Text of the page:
Cyclical teachers may beat themselves up because their lesson planners have gaping white spaces and they can’t keep with certain subjects more than a month or so at a time.  They cringe as they listen to other moms’ computerized lesson spreadsheets–because no matter how organized they are in so many areas of their lives, they just can’t follow that blasted planner.  And intuitively, they know it doesn’t matter, and they know their kids are learning–LOTS!  But what if the authorities come in and demand to see that steady, linear progression expected by the Western model of education?  What then?  And how do you explain your stop and go methods to another mom asking how  you do things?  I’m not talking unschooling here.  I’m not talking unit studies (although these probably fit well into a cyclical teacher’s methods).  And I’m definitely not talking about failure to have educational diligence and discipline, although until you recognize the cyclical pattern, it definitely feels that way.

Our Cyclical Style

Much of my homeschool curriculum is cyclical.  By this I mean we learn a lot in pre-determined, core subject areas for a time, and then we naturally wander away from them.  Because they are the core of our curriculum, we are always disciplined and return to them later. They are not forgotten or allowed to disappear indefinitely.  However, marching out a yearly, or even quarterly, lesson plan is difficult for me because teaching is attuned to our lives, schedules, interests, and development.  If fall festivals and Thanksgiving crowd out writing exercises, and I feel it is an appropriate lull, writing slips out until cold, snowy, winter days allow it to snuggle back in.  If I buy a Latin curriculum (which I did), but it’s not working in like I want (even though we love it), I save it for later.  I know I want my kids to be exposed to Latin, and they will be.

With a preference for this cyclical method, I selectively choose texts and ideas that can grow with us this way.  Texts and materials that I can scale up or down to my learner.  That I can put on the shelf for a year, pull them back out, and still have them offer us information and guidance–and get my money’s worth.  I actually prefer it if I don’t have to pore over choosing new core materials and books each year.  I desire a curriculum that can span years.  A cyclical method seems to fit my children’s natural learning tendencies, my natural learning tendencies, and my teaching methods.  (That  being said, our math, grammar, and Spanish flow on a more traditional linear method.)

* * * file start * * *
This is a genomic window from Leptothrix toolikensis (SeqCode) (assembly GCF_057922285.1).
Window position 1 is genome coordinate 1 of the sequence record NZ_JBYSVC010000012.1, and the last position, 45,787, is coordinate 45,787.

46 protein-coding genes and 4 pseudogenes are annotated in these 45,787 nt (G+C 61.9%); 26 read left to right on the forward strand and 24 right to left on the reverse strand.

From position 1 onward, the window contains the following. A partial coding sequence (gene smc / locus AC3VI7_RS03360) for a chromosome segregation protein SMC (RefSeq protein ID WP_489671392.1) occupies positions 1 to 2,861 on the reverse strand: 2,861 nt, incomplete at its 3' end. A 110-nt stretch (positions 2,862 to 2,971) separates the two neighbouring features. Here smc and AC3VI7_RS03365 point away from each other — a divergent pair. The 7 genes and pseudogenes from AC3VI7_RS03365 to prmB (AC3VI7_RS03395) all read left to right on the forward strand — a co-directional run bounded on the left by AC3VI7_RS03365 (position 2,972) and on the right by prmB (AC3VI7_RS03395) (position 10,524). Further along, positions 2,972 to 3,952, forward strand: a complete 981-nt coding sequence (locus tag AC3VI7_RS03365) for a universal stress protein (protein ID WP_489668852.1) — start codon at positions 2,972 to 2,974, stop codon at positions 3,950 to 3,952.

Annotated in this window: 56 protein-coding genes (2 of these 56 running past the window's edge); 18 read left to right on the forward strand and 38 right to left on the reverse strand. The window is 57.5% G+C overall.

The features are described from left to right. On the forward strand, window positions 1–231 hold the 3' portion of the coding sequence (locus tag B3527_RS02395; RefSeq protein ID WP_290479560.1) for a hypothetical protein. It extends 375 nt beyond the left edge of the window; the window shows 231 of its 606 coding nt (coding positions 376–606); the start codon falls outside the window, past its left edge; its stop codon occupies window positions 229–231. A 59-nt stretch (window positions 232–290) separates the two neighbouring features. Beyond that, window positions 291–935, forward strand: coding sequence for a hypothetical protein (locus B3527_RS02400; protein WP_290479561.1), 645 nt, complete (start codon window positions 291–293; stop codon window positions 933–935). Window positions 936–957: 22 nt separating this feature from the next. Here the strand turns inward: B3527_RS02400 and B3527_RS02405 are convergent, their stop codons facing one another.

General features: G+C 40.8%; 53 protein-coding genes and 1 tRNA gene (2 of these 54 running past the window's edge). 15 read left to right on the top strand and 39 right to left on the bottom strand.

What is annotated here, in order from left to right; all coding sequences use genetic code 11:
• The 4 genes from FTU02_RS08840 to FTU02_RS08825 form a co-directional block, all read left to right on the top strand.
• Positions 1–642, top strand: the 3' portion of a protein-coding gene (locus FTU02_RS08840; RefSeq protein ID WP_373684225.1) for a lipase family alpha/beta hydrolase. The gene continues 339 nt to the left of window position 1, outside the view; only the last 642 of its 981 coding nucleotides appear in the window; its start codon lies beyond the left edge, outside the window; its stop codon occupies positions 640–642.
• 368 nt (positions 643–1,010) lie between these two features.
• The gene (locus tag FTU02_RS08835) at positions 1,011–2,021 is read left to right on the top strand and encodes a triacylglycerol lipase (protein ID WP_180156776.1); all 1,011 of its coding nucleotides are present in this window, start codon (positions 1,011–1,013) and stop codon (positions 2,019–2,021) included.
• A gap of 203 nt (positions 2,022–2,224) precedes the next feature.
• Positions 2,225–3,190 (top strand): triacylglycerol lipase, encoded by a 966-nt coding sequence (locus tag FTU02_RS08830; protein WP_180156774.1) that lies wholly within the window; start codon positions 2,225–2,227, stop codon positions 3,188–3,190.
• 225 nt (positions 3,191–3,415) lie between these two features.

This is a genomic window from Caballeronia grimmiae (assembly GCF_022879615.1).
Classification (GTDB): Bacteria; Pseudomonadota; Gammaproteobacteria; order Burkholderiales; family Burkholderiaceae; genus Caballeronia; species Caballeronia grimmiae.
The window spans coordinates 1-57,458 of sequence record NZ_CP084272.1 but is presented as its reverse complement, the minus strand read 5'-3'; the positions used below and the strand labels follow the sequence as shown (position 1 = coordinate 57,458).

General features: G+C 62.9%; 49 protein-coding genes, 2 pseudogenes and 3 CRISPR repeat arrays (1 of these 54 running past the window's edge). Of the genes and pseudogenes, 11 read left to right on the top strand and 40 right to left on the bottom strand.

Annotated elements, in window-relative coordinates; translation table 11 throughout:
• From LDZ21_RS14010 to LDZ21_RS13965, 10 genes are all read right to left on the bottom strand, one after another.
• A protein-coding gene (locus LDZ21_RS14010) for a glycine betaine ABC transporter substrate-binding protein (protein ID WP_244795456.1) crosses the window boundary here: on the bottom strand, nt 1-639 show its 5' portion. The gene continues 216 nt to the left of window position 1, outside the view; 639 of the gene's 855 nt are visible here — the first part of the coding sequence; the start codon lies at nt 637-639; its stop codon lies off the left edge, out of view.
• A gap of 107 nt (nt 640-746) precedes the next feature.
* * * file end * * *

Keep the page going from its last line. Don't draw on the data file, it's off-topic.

Pillars of Cyclical Learning

I love our cyclical method, but I think there are a few pillars it requires.

  1. Pillar one:  Goals for all time ranges. (Short term goals, intermediate term goals, long-term goals, and final goals delineated for our selected core subject areas.  I almost want to say that my long-term and final goals are the most important here.  But that would neglect the short-term goals required to meet our long-term goals.)
  2. Pillar two:  Continuity.  (I could not ever entertain sending my kids to school because I function with a long-term vision.  I don’t shake my hands off on June 1st and say, “Well, I’m glad fifth grade is over.”  I have trouble thinking that way at all.  Right now my kids may have gaps in spelling and writing, but in two years, they will have hopefully caught up–and even surpassed what is taught traditionally.)
  3. Pillar three:  Dedication and commitment to always return to core subjects to learn more and delve more deeply.  (For example, one of our cyclical cores is poetry.  As young children, the kids memorized poems.  We continue to add more poems to our repertoire AND review our old poems for retention.  This year, we have added some discussion and texts to help us understand poetry elements.  We dabble lightly in writing poetry.  Eventually, I want the girls to study poets themselves.  We return to poetry cyclically, always adding more.)

Closing